Employee Entitled To $17.2 Million For Wrongful Termination/Defamation

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King v. U.S. Bank Nat’l Ass’n, 52 Cal. App. 5th 728 (2020)

Timothy King sued his former employer for defamation, wrongful termination in violation of public policy, and breach of the implied covenant of good faith and fair dealing after he was terminated following an investigation into claims of gender discrimination and harassment that were made against him by a subordinate employee (Kim Thakur) about whom “King had performance concerns.” A jury awarded King $6 million on the defamation claim; $2.5 million on the wrongful termination claim; and $200,000 on the implied covenant claim. The jury also awarded King $15.6 million in punitive damages for a total judgment of $24.3 million. The trial court conditionally granted the Bank’s new trial motion subject to King’s accepting a remittitur, which would reduce the judgment to $5.4 million; King accepted the remittitur.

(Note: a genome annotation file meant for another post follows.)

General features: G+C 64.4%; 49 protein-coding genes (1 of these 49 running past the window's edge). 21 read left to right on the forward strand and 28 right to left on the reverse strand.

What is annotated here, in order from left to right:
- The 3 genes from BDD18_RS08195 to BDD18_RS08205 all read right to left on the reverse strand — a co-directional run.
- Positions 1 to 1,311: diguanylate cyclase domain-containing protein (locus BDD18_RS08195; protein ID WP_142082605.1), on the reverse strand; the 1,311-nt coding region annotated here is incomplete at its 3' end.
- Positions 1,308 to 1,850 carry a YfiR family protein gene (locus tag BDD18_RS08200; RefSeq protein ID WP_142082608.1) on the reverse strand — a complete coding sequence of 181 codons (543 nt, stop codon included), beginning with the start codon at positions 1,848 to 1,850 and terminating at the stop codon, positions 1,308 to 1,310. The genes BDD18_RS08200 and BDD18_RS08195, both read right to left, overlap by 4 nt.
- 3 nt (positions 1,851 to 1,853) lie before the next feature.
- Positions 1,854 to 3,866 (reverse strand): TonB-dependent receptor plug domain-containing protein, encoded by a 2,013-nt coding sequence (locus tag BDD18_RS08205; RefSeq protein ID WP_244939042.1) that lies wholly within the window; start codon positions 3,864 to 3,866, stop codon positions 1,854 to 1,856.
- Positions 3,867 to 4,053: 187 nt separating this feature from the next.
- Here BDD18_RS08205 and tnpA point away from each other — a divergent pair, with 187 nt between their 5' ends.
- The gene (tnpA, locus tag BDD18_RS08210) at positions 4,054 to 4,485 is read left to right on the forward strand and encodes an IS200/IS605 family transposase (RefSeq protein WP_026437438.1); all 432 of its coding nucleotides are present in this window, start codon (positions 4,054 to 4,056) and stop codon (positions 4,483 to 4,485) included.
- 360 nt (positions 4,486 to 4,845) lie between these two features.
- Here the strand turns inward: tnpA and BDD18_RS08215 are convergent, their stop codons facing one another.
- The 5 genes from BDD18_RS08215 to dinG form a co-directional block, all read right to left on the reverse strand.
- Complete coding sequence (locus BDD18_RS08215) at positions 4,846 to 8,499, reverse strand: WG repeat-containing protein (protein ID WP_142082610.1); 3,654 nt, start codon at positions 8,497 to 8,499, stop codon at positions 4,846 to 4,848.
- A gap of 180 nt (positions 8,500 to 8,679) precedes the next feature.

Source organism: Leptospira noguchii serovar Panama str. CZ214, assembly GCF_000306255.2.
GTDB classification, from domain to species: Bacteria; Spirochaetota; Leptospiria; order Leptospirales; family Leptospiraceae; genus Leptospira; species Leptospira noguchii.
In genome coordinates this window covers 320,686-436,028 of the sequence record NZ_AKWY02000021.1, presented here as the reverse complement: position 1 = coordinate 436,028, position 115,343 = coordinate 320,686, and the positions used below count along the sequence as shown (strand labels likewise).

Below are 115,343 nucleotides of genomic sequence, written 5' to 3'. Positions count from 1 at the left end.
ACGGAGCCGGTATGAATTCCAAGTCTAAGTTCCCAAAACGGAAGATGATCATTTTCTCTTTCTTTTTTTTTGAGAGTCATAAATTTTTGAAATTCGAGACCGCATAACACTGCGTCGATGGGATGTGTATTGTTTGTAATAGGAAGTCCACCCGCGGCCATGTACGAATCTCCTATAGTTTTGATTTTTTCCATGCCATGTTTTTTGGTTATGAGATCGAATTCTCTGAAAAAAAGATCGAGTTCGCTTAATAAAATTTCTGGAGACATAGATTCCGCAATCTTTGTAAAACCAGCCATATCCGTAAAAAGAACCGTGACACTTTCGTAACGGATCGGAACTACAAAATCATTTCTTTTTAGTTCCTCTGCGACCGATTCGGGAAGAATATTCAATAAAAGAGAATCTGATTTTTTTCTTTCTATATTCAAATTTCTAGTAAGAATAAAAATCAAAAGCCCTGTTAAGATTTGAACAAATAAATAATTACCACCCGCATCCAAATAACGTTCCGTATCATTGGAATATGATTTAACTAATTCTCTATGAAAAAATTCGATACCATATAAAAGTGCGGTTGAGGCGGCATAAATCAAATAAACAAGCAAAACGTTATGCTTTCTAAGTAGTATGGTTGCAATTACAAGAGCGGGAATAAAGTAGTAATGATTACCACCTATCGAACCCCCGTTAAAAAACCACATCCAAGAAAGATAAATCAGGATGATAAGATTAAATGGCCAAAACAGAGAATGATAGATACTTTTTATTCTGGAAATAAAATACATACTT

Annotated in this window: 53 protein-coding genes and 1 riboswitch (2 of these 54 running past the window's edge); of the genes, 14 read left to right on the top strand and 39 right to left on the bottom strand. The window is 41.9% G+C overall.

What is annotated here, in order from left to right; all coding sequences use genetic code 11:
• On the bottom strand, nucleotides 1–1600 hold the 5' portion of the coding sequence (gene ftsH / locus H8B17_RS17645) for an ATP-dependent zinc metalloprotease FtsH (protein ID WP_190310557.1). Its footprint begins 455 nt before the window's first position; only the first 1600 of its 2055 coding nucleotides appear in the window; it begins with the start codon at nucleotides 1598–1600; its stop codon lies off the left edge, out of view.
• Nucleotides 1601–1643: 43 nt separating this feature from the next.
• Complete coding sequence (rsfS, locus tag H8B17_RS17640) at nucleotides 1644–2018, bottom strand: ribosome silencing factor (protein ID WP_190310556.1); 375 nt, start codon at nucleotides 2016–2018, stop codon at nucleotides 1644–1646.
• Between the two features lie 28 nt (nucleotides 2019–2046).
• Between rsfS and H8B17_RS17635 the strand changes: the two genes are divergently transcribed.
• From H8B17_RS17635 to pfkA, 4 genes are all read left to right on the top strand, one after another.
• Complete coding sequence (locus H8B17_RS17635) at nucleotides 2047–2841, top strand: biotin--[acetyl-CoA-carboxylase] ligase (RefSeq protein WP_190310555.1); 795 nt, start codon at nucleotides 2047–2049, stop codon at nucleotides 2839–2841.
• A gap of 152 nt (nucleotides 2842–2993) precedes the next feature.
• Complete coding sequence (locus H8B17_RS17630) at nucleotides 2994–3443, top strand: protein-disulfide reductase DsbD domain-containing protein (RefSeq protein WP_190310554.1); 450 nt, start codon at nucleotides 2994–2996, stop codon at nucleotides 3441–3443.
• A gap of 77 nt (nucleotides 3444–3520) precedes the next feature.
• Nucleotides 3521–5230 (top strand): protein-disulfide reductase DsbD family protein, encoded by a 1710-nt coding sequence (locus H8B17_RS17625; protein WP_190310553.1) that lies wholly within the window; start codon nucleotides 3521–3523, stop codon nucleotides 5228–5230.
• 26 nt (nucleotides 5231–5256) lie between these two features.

The Bank then appealed, and King cross-appealed. The Court of Appeal reversed the trial court’s new trial orders and, after conducting its “own independent review,” it concluded King was entitled to a one-to-one ratio of punitive to compensatory damages, resulting in the judgment being increased to $17.2 million ($8.6 million in compensatory and $8.6 million in punitive damages). The Court found the claims supported by substantial evidence, including evidence of Human Resources’ failure to properly investigate and its reliance on sources known to be unreliable or biased against King. Further, the Court found substantial evidence that the Bank wanted to terminate King in order to deprive him of his annual bonus. Morgado v. City & County of San Francisco, 2020 WL 5033169 (Cal. Ct. App. 2020) (after-tax mitigation income earned by wrongfully terminated employee may be deducted from front pay owed by former employer).

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